Citation: Gross L (2006) Structural Insights into the Regulation of a Key Tumor Suppressor. PLoS Biol 4(2): e40. https://doi.org/10.1371/journal.pbio.0040040
Published: January 17, 2006
Copyright: © 2006 Public Library of Science. This is an open-access article distributed under the terms of the Creative Commons Attribution License, which permits unrestricted use, distribution, and reproduction in any medium, provided the original author and source are credited.
The most common mutation in many human cancers disables p53, a key cell-growth regulator and tumor-suppressor protein. When a cell sustains DNA damage or some other stress, p53 activates genes involved in programmed cell death, cell cycle arrest, DNA repair, or other stress-induced responses. In healthy cells, p53 keeps a low profile, its numbers minimized by MDM2, an enzyme that marks p53 for rapid degradation with a ubiquitin tag through a process called ubiquitylation (also known as ubiquitination). As it happens, p53 also engineers its own destruction by including MDM2 in its list of transcriptional targets. How does the cell counteract this negative feedback loop and rescue p53 during times of stress?
Recent studies identified a deubiquitylating enzyme called HAUSP (herpesvirus-associated ubiquitin-specific protease) that can bind to p53, stabilize the protein, and promote cell death and cell growth arrest. But HAUSP can also deubiquitylate and stabilize MDM2. How can it stabilize both p53 and p53's nemesis? In a new study, Min Hu, Yigong Shi, and their colleagues used structural and mutational approaches to explore this paradox, and discovered that both p53 and MDM2 bind to the same location on the HAUSP protein domain in a mutually exclusive manner. Analysis of the molecular basis of their differential binding revealed that MDM2 binds HAUSP with a much higher affinity, and suggests how HAUSP may regulate the critically important p53–MDM2 pathway.
Having determined that HAUSP recognizes p53 through a region of N-terminal residues within the TRAF-like domain in a previous study, the next step was determining the domain's structure. Proteins consist of linear sequences of amino acid residues joined end-to-end through peptide bonds. A polypeptide chain starts with an N-terminus (the domain at this end is called the N-terminal domain), and terminates at the C-terminus (so designated for its chemical properties). Hu et al. discovered that the HAUSP TRAF-like domain (named after a common domain in the TRAF family of cell signaling proteins) contains a shallow groove like the TRAF domain but lacks many of the same amino acids.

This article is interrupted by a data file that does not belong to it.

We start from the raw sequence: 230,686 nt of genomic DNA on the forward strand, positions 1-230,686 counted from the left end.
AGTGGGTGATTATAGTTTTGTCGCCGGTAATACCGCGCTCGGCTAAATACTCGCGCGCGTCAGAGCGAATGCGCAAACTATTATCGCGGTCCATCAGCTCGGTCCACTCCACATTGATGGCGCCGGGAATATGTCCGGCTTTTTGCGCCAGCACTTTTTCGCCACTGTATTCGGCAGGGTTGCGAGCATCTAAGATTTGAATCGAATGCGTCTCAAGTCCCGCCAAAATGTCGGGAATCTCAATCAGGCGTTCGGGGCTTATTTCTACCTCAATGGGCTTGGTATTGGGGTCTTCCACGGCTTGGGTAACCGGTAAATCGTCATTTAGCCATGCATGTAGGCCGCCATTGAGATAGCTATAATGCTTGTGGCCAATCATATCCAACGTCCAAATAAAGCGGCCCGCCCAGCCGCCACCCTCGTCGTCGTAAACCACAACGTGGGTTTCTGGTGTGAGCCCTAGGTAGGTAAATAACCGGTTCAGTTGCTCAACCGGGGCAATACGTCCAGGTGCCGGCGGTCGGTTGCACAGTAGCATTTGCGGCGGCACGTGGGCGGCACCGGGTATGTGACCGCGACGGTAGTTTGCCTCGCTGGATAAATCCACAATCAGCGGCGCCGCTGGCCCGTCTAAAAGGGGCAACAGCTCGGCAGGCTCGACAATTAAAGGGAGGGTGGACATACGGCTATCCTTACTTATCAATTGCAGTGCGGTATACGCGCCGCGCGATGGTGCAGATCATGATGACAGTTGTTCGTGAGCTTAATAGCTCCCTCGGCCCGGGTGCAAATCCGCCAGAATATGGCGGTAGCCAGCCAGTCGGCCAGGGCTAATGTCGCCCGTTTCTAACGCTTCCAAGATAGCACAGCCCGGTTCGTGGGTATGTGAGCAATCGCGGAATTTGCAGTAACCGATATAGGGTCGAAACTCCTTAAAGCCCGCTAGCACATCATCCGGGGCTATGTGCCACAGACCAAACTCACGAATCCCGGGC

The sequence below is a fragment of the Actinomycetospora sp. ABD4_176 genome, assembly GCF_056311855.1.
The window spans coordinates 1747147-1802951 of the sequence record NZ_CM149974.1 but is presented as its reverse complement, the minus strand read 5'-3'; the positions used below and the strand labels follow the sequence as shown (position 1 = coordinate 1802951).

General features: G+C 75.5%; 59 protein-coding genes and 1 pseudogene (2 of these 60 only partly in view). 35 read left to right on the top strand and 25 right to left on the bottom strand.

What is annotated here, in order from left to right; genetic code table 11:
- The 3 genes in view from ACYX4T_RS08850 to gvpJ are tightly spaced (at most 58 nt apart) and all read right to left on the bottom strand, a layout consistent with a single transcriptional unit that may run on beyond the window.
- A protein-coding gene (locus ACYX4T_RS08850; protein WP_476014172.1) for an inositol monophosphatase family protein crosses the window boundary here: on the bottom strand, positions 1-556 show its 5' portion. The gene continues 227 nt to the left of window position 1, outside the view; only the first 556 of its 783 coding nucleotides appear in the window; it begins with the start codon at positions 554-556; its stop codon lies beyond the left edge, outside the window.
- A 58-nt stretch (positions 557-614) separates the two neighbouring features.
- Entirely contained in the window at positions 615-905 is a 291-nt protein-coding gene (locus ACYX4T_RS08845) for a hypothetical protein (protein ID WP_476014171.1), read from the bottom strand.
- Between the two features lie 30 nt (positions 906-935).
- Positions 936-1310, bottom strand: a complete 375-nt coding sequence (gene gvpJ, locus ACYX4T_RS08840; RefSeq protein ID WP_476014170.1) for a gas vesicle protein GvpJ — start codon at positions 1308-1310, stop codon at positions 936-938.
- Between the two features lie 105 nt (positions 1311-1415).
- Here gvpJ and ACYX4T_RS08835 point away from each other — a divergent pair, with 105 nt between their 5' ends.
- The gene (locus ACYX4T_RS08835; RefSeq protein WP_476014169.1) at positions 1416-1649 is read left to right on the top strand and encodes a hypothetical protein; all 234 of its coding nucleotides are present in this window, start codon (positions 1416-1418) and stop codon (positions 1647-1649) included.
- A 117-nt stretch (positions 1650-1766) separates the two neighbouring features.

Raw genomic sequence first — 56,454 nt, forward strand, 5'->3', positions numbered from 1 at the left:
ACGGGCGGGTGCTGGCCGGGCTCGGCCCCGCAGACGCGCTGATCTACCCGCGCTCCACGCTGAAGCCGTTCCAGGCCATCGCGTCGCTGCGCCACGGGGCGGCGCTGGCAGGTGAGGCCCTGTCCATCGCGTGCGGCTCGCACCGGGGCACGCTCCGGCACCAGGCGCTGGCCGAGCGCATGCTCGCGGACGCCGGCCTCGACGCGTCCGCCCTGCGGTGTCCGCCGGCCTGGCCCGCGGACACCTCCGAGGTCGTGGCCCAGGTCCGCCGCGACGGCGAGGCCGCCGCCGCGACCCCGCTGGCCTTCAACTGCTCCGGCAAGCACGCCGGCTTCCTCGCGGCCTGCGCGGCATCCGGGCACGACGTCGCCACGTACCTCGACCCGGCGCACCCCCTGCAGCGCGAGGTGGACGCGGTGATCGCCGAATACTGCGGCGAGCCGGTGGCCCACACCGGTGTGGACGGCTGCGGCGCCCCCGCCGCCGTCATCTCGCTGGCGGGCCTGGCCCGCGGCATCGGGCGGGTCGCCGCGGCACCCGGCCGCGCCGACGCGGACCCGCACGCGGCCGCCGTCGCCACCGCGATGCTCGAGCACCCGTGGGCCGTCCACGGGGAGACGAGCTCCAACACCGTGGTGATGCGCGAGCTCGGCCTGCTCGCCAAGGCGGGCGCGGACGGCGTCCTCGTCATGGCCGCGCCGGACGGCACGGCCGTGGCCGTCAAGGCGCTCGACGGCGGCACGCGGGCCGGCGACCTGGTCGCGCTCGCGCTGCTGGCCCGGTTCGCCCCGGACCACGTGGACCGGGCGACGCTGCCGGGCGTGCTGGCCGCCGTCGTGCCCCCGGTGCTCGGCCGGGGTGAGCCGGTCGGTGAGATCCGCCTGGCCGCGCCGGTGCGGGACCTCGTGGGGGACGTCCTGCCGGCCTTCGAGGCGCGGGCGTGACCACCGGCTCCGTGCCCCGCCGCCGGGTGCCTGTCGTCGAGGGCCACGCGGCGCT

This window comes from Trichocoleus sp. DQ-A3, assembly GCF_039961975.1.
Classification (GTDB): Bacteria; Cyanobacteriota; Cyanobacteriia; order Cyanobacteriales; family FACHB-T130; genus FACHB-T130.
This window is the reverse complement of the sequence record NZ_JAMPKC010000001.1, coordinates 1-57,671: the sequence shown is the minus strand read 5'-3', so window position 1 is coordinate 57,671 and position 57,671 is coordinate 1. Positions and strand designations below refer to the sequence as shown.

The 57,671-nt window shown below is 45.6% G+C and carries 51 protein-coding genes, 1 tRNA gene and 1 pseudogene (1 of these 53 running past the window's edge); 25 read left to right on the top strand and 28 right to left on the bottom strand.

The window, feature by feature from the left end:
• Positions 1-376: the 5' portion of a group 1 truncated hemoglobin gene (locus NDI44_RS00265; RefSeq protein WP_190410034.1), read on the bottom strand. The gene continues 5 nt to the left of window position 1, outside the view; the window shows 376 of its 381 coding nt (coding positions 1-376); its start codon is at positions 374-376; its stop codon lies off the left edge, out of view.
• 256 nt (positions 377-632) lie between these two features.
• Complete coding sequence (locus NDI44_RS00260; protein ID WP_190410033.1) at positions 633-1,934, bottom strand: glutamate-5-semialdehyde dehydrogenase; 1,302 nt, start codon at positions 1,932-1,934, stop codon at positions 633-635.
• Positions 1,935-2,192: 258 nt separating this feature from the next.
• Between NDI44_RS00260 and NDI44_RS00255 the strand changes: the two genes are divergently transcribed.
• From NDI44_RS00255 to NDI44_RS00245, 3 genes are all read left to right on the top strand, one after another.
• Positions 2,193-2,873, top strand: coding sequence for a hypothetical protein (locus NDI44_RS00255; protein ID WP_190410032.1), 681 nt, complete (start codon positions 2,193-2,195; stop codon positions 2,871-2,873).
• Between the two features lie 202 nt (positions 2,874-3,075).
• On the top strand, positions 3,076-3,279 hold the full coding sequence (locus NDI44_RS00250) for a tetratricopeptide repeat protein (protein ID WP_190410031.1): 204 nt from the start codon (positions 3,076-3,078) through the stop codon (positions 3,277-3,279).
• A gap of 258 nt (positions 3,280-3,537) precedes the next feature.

To study the structural details of HAUSP–p53 interactions, the authors mutated different amino acid residues in the p53 binding site and identified a short stretch of five amino acids required for binding. As efforts to obtain crystals of the p53–HAUSP complex were not successful, they generated protein chimeras—made of half p53 peptides and half HAUSP TRAF-like domain—to determine the complex's structure and mechanism of binding. This structure shows that the p53 peptide binds to HAUSP's shallow groove and reveals how many of the amino acids previously identified as important for HAUSP–p53 binding interact with specific p53 residues.
Hu et al. followed the same approach to reveal the mechanism of HAUSP–MDM2 interactions, and identified a ten–amino acid fragment in MDM2 as key to HAUSP recognition. Though this fragment bore little resemblance to the p53 peptide, HAUSP recognizes MDM2 with the same mechanism it uses to recognize p53—the N-terminus TRAF-like domain in the same shallow groove. As both p53 and MDM2 bind to the same groove on HAUSP, the authors realized their binding must be mutually exclusive and so staged a binding competition. And because MDM2 consistently formed stable complexes with HAUSP despite the presence of ten times more p53 peptides, it was clear that MDM2 binds to the deubiquitylating enzyme with a higher affinity.
Next, Hu et al. superimposed the two bound complexes. Though both peptides bind to the same shallow groove in the TRAF-like domain with the same orientation, MDM2's configuration allows more extensive interactions with HAUSP, which could explain its competitive binding edge. Interestingly, HAUSP's TRAF-like domain lacks most of the peptide-binding residues found in other TRAF proteins, suggesting that the HAUSP domain provides a new binding motif in the TRAF family. Though the HAUSP binding sites of p53 and MDM2 do not have obvious sequence similarity, the authors did find a common four-residue motif within them that is also present in a different HAUSP-binding protein (EBNA1). With knowledge of this motif, researchers can scan sequence databases for additional candidate HAUSP targets.
But how does recognition and binding mediate deubiquitylation? After solving the structure of a larger HAUSP fragment (including the catalytic domain, responsible for deubiquitylation, and the peptide-binding domain), the authors constructed a model of how HAUSP might recognize a ubiquitylated MDM2 protein. A small peptide fragment of MDM2 stabilizes binding to the TRAF-like domain while a separate HAUSP domain binds ubiquitin, and then cleaves the ubiquitin tag, promoting deubiquitylation.
These results suggest that HAUSP likely targets MDM2 under normal physiological conditions, and provide a valuable framework for probing the function of the p53–MDM2 pathway. The differential binding properties of p53 and MDM2 also suggest promising drug-screening targets. Given MDM2's negative impact on p53, it may be that inhibiting HAUSP, and thus MDM2, could counteract mutations that interfere with p53 function, and give this tumor suppressor the boost it needs to do its job.